Brucella abortus


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Product features

  • • Exceptional value for money
  • • Rapid detection of all clinically relevant subtypes
  • • Positive copy number standard curve for quantification
  • • Highly specific detection profile
  • • High priming efficiency
  • • Broad dynamic detection range (>6 logs)
  • • Sensitive to < 100 copies of target
  • • Accurate controls to confirm findings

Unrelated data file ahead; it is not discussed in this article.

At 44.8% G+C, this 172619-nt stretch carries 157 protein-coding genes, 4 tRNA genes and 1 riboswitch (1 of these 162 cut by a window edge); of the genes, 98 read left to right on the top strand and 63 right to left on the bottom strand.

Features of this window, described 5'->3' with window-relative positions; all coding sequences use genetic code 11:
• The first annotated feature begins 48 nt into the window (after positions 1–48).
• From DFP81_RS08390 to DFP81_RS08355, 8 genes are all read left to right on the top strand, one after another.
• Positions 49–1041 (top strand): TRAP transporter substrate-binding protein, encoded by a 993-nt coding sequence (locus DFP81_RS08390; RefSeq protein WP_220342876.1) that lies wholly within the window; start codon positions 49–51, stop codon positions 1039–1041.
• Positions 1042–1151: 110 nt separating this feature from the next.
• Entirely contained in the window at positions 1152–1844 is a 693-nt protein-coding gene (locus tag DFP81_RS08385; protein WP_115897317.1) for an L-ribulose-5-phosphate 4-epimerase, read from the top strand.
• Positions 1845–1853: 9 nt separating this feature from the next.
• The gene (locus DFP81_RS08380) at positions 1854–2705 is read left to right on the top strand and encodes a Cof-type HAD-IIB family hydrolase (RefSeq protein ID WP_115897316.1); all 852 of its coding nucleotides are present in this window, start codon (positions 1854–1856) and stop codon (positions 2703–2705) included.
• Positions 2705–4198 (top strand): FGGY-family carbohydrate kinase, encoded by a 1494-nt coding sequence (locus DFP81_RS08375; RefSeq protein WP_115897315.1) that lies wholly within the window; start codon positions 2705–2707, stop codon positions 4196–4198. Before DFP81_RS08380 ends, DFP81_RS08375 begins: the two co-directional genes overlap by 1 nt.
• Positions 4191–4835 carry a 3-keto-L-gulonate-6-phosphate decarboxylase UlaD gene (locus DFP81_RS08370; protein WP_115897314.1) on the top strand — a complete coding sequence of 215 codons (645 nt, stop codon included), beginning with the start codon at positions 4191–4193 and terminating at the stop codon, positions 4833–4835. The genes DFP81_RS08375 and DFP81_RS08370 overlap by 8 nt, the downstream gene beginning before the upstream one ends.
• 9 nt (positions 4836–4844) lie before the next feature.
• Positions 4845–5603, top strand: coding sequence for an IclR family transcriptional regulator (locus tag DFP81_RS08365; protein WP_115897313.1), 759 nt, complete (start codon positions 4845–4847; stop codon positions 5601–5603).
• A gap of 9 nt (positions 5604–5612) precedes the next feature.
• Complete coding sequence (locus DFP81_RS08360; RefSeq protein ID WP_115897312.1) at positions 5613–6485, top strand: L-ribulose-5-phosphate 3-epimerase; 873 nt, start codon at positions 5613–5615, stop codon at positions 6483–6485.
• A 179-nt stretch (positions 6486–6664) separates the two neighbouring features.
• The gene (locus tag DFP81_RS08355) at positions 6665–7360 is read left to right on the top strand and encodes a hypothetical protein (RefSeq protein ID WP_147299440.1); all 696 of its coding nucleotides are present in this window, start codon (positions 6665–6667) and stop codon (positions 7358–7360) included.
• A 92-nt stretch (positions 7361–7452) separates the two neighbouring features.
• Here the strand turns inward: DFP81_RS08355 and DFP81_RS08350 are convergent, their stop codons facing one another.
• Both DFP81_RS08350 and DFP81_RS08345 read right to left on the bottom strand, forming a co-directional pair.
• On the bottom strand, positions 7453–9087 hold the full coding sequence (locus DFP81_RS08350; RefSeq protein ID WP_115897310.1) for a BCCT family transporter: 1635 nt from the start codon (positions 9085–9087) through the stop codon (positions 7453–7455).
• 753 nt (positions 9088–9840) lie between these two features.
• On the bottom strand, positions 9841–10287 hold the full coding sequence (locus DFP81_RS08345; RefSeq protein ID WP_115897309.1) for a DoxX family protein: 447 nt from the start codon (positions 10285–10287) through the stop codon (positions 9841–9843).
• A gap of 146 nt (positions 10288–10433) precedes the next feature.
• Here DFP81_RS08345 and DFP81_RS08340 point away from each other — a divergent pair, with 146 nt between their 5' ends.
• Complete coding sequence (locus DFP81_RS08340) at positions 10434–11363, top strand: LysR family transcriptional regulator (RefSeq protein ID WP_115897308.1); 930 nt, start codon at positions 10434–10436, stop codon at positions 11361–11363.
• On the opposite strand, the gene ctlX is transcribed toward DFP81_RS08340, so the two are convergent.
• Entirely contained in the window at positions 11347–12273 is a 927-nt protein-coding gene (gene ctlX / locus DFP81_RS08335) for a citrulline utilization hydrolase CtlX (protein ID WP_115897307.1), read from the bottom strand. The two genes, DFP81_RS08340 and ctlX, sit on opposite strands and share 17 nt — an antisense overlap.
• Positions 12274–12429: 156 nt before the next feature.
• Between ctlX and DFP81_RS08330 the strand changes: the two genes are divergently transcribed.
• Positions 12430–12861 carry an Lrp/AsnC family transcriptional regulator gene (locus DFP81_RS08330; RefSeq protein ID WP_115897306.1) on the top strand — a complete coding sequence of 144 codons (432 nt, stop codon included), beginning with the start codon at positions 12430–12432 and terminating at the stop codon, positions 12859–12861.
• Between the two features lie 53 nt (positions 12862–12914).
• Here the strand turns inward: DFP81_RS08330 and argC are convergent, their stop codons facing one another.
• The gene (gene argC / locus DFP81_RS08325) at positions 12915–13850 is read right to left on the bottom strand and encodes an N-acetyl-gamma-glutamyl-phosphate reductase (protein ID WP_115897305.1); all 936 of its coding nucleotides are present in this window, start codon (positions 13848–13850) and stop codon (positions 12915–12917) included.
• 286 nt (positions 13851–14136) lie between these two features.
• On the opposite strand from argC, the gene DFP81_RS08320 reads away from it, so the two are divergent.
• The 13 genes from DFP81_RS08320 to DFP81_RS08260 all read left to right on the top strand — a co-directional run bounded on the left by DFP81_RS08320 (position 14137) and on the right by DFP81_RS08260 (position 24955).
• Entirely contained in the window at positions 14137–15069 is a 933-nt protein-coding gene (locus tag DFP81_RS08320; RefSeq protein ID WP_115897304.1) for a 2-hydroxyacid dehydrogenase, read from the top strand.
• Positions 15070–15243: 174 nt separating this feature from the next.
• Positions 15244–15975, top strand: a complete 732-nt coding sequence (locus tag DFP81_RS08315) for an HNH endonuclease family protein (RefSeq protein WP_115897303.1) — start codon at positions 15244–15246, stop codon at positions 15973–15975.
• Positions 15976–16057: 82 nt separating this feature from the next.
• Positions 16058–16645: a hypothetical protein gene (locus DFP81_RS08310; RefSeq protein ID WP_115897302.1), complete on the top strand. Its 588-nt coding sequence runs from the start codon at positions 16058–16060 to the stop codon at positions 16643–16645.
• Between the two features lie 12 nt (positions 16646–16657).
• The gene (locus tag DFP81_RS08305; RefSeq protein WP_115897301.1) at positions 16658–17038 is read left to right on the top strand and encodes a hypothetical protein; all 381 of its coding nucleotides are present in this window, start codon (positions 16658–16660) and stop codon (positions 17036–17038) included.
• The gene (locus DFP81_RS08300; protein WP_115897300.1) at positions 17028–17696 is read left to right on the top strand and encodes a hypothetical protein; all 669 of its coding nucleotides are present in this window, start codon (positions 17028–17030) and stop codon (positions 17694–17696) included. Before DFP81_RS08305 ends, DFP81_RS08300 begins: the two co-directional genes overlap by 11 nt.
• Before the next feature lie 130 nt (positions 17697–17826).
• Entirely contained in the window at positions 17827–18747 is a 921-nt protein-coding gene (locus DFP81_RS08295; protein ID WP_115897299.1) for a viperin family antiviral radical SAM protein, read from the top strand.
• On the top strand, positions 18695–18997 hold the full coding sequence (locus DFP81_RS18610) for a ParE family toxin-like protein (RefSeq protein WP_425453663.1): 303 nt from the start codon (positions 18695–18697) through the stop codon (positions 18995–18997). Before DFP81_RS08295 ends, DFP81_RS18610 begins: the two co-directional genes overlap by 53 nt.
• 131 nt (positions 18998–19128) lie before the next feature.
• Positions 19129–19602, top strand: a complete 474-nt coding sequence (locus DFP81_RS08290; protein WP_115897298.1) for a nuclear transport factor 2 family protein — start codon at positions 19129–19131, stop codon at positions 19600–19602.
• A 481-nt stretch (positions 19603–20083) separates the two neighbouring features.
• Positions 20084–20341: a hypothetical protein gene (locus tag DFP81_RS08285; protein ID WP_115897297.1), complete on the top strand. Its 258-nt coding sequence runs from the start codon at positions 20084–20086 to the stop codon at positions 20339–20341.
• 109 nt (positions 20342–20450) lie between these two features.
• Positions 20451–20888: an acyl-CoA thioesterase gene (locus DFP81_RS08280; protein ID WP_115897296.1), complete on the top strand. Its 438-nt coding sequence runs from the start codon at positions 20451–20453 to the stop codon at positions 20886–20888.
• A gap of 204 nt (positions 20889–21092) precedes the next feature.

Brucella abortus is an intracellular, blood-borne parasite. It is a Gram-negative coccobacillus that causes an infectious and contagious disease called Brucellosis. The disease primarily affects cattle but it can also be transmitted to humans from infected animals and consuming their products. The disease can lead to great economic loss especially in the dairy and agricultural industry. The Brucella abortus genome contains two DNA chromosomes in a circular confirmation; the first chromosome is approximately 2.1 Mb and the second chromosome is approximately 1.2Mb. Unusually it does not contain any plasmids or genomic islands that relate to pathogenicity and lacks many other genes that code for common virulence factors including capsules, fimbriae, exotoxins, cytolysins, resistance forms, or antigenic variation. The most common mode of transmission to humans is through the ingestion of unpasteurized milk and cheese products as the bacteria are present in the milk glands of infected female cows. In cattle transmission can also be through ingestion but in addition, the bacteria can persist in the reproductive tracts of males, namely seminal vesicles, ampullae, testicles, and epididymides, allowing sexual transmission. In humans the bacteria enter macrophages by phagocytosis and then live in compartments of vacuolar space along the endoplasmic reticulum. They persist by inhibiting host apoptosis and go onto form chronic disease causing lesions in the liver, spleen, bone marrow and kidneys. In cattle the bacteria additionally infect the trophoblast epithelial cells, which provide nutrition to the embryo. The trophoblast cells eventually lyse, releasing further bacteria into the blood stream of the embryo. The B. abortus cells in the blood stream go on to colonize the placenta and fetus in pregnant female cows, resulting in abortion of the fetus. Abortion can also result from insufficient anti-Brucella activity in the amniotic fluid. In humans, the disease can be either acute or chronic and some of the symptoms include fluctuating fever, chills, sweating, headache, muscle pain and weight loss. Once a person becomes infected they are prescribed a combination of tetracycline and streptomycin for 3-6 weeks. In cattle, additional symptoms include arthritic joints and retained after-birth.